Yup, it's finally happened. The Consumer Electronics Show (CES) is going on in Las Vegas, NV and I'll post a research/cool gadget wrap up later. But, I thought it was worth noting that there are not one, but TWO BCI devices being marketed towards children. Both use EEG, so I'm sure they won't offer a frustrating and imprecise experience (note the sarcasm).
The most notable is the Mattel MindFlex. The user wears a headband with what looks like electrodes over the temples (+ ground to the earlobes), and navigates a ball around an obstacle course. The folks over at Switched (part of the Engadget universe) tried it out and found it almost completely unworkable. More coverage here, here, and a video here.
The second is marketed as The Force Trainer, a Star Wars toy, and all it does is train you to raise and lower a ball in a tube. Wheee! Ball goes up! Wheee! Ball goes down! What will your child will do after he or she 'masters' this game or decides that it's boring? I don't know, but whatever it is, I'd bet you could find out within 5 minutes of giving them this. These Gizmodo reader comments pretty much sum it up:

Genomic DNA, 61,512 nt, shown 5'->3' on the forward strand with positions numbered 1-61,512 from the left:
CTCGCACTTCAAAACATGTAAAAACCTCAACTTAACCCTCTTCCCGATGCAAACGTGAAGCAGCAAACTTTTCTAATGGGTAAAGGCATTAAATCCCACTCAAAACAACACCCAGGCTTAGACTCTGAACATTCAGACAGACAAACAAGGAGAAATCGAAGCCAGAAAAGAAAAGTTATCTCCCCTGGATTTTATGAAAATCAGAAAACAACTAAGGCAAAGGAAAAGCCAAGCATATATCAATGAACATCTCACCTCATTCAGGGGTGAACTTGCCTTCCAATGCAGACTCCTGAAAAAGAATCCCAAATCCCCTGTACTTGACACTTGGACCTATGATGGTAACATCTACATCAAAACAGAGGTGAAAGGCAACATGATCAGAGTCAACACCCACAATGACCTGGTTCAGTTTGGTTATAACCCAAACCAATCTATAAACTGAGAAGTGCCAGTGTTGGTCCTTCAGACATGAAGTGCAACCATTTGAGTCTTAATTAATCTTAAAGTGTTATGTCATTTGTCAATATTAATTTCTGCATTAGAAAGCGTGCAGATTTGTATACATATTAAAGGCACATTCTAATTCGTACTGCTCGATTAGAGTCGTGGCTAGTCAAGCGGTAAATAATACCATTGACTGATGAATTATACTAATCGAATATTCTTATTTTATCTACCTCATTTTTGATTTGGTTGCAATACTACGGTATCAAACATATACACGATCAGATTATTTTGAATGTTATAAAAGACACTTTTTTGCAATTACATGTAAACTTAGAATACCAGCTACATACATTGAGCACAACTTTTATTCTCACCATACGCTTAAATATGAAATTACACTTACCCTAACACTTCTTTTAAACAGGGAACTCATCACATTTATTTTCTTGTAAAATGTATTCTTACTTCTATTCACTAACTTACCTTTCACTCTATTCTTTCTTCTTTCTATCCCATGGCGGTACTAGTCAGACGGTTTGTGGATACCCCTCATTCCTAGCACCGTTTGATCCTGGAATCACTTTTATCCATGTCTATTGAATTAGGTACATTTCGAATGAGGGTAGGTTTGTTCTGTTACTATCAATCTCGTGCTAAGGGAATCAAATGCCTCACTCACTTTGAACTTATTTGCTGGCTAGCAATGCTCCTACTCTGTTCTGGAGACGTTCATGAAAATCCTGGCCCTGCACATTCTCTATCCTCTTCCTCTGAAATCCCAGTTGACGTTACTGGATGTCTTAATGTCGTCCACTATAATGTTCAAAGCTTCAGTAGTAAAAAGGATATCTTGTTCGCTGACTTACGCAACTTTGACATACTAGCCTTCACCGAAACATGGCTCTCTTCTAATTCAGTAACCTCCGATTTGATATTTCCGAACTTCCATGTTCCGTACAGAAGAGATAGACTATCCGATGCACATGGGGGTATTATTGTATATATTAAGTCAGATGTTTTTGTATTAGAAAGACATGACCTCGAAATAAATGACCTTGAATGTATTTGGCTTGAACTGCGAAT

simi510: does it work or is a gimmick? IMO both. It works as a gimmick.
hofmann: My kids would honestly play with that for 5 minutes and then beat each other with it, and they actually like Star Wars.
What IS interesting about these toys is that there will be a generation of kids that have this idea of using neural signals to control external objects. If you read this blog, you probably grasp the basic concepts behind BCI systems pretty 'natively', but ask your average Joe on the street, and chances are you would have to explain the most basic ideas repeatedly before he/she could wrap their head around it.
The second interesting bit to come out of this is that no one knows the long term impact of 'training' yourself to repeatedly activate particular rhythms. I'm not being alarmist - oh noz! Johnny is dead from over training his brain! - but if you had a kid play with one of these for days, weeks, months, what changes might occur? We know that repeatedly engaging in 'mind altering experiences' (meditation, drug use, chronic stress, etc) can alter behavior significantly. What happens when a kid eats, sleeps and breathes The Force Trainer is unknown. Would it make them more docile and calm, or unable to focus on critical thinking? I guess we'll find out!